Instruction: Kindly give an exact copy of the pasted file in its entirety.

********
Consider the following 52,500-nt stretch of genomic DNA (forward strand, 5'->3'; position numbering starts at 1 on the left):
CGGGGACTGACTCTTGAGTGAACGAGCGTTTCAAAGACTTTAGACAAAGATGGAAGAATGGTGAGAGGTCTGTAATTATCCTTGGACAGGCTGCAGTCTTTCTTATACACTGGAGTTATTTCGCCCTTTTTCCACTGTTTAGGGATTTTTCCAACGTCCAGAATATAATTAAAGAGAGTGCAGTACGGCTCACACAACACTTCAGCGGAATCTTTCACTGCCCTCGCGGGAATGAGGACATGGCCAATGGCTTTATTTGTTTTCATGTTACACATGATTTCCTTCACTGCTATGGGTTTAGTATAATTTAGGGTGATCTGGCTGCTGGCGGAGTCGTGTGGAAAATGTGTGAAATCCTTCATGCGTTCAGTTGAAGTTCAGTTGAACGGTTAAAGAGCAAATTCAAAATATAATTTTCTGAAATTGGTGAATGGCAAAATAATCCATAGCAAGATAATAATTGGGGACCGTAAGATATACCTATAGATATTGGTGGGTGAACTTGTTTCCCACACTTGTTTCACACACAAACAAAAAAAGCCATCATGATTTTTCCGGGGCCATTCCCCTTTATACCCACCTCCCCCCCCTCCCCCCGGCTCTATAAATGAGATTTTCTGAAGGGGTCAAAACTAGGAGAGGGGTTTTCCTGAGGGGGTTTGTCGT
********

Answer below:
Consider the following 52,500-nt stretch of genomic DNA (forward strand, 5'->3'; position numbering starts at 1 on the left):
CGGGGACTGACTCTTGAGTGAACGAGCGTTTCAAAGACTTTAGACAAAGATGGAAGAATGGTGAGAGGTCTGTAATTATCCTTGGACAGGCTGCAGTCTTTCTTATACACTGGAGTTATTTCGCCCTTTTTCCACTGTTTAGGGATTTTTCCAACGTCCAGAATATAATTAAAGAGAGTGCAGTACGGCTCACACAACACTTCAGCGGAATCTTTCACTGCCCTCGCGGGAATGAGGACATGGCCAATGGCTTTATTTGTTTTCATGTTACACATGATTTCCTTCACTGCTATGGGTTTAGTATAATTTAGGGTGATCTGGCTGCTGGCGGAGTCGTGTGGAAAATGTGTGAAATCCTTCATGCGTTCAGTTGAAGTTCAGTTGAACGGTTAAAGAGCAAATTCAAAATATAATTTTCTGAAATTGGTGAATGGCAAAATAATCCATAGCAAGATAATAATTGGGGACCGTAAGATATACCTATAGATATTGGTGGGTGAACTTGTTTCCCACACTTGTTTCACACACAAACAAAAAAAGCCATCATGATTTTTCCGGGGCCATTCCCCTTTATACCCACCTCCCCCCCCTCCCCCCGGCTCTATAAATGAGATTTTCTGAAGGGGTCAAAACTAGGAGAGGGGTTTTCCTGAGGGGGTTTGTCGT